What are the dangers of the internet?
While much of the media focus tends to revolve around the problems children can encounter on social media sites such as Snapchat, Facebook, and Instagram (all of which require account holders to be at least thirteen years old) recent research from security experts Kaspersky labs has found that online gaming is now a real source of concern.
In a study of 11-16 yr olds, Kaspersky discovered that 38 percent of children had encountered people pretending to be someone else on gaming platforms, while 23 percent had been asked personal or suspicious personal questions while online.
Perhaps the most worrying statistic though was that 20 percent of the children interviewed said that they trusted the gaming platform so much that they would see no problem meeting contacts from it in real life.
This is compounded by the fact that nearly a third of the children in the study said that their parents had no idea who they talked to when they played games online.
In the end, you are still the parent, and thus remain in charge. If you feel your child is ignoring warnings, or actively seeking out the wrong sites, then you can remove their internet privileges, or move them back into the centre of the house where you can observe their behaviour.
Parental control apps, such as
Qustodio and those found on our
Best parental control software roundup, allow you to set up content filters, block particular apps and websites, monitor SMS and social media communications, and set time limits for when a device can be used.
While this does give you the reassurance on knowing what your child is up to online, we feel it would be best to tell them in advance that you are using these techniques. It could be quite damaging to the trust of a child to find out that you were secretly spying on their every conversation.
Again, and we really can’t stress this strongly enough, talk to your children rather than rely on a software solution. With all that being said, here are some ways in which you can use settings and applications to help you protect your young family.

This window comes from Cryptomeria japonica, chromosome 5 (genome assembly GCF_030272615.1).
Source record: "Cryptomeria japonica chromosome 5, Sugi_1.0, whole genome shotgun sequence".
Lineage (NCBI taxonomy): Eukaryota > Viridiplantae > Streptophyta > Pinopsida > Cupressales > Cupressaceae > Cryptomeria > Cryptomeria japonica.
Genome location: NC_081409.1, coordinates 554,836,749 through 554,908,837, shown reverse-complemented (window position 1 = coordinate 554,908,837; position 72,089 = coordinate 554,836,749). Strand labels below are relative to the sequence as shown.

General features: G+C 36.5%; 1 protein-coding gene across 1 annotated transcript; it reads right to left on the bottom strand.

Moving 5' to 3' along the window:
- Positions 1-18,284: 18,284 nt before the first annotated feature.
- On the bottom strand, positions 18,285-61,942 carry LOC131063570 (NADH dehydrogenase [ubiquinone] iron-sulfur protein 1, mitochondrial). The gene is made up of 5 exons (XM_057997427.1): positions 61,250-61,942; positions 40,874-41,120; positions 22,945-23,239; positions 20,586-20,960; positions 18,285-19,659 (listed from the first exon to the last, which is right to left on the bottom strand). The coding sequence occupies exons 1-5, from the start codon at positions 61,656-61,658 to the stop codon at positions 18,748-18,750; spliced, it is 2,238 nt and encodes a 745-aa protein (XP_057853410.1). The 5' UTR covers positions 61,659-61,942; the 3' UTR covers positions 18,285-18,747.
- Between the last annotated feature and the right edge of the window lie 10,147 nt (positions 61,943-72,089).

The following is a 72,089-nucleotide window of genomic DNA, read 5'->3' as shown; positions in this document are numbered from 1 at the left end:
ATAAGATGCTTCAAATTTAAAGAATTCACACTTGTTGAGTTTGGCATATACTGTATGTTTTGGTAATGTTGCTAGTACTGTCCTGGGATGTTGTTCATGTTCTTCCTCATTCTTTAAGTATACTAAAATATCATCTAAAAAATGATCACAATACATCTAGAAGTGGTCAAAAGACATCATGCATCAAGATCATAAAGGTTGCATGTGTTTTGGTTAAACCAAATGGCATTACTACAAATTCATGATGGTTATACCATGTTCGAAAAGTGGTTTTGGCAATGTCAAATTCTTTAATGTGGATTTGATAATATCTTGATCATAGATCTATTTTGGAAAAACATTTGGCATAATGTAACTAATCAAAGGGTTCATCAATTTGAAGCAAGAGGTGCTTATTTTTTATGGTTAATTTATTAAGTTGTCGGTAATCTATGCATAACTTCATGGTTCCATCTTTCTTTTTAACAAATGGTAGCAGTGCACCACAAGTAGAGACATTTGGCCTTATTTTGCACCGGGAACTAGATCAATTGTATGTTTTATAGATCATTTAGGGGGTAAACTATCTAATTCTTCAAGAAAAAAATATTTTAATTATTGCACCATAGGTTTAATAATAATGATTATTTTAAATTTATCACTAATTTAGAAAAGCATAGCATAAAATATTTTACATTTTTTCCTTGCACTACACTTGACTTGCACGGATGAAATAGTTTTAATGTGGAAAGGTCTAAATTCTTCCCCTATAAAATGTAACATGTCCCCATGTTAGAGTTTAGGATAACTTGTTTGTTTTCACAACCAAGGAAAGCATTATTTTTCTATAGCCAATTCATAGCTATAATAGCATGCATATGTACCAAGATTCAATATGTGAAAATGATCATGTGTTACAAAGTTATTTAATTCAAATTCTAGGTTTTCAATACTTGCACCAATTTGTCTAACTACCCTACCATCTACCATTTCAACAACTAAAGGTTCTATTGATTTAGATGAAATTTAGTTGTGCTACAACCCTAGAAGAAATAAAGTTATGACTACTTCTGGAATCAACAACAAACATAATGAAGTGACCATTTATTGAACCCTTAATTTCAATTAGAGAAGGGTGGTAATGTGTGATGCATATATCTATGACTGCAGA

How to make YouTube and Facebook safer for kids
Two of the most popular websites for kids are YouTube and Facebook. Facebook is something of a mixed bag when it comes to content. There are no obvious filters that can restrict explicit content, although the friends you follow obviously have a great effect on the kind of material that appears in your newsfeed.
You can block individual users and apps in the settings options, but that’s about the extent of your controls. It’s worth remembering that the minimum age requirement of a Facebook account is 13 years old, so it’s not really intended to be entirely child-friendly. Many of the family security software packages available, including the aforementioned
Qustodio, often include social media features. So, if your child is a regular Facebook user then it would be worth investigating some of these.
To see if your concerns are warranted, read
Is Facebook safe for kids?
YouTube is another huge draw for younger users, especially due to the huge amount of music videos on the site.
Google offers the YouTube Kids app for Android and
another for iPhone / iPad. This is free and should certainly be used instead of the main YouTube app. It has a simpler interface and uses algorithms to filter search results to videos suitable for kids.
It isn’t perfect of course, and has been prone to weird attacks in the past where unsuitable videos have been posted, but it’s far safer than handing over a phone or tablet and allowing them to use the full YouTube app. You can turn search on if you like, or turn it off and let them use the interface to discover new videos. Unfortunately, this version of YouTube isn’t available in a web browser, only via the iOS and Android apps.
Google does provide a Restricted Mode option on the full YouTube site, and once applied it covers any instance of YouTube that logs in with the same account. To enable it, go to your PC and navigate to the YouTube site. Click your account icon in the top right corner, then select Settings from the drop-down menu.
Scroll to the bottom of the page, and click on the Restricted Mode: box. Here you’ll see an explanation of how it works, and the limitations it applies. Click the On option then Save and your child’s searches should now be a bit tamer than they might have been before.
Again, it’s not foolproof, but it will at least limit the amount of unsuitable material that might otherwise get through.
You can create a kids profile in Netflix, and also set a PIN along with a restriction level for content of a certain maturity level. That’s good, but even better is the features where Netflix allows you to block specific TV shows and films: you just type in the name and add it to your own block list. Here’s
how to set up parental controls in Netflix.
Microsoft Family Security in Windows 10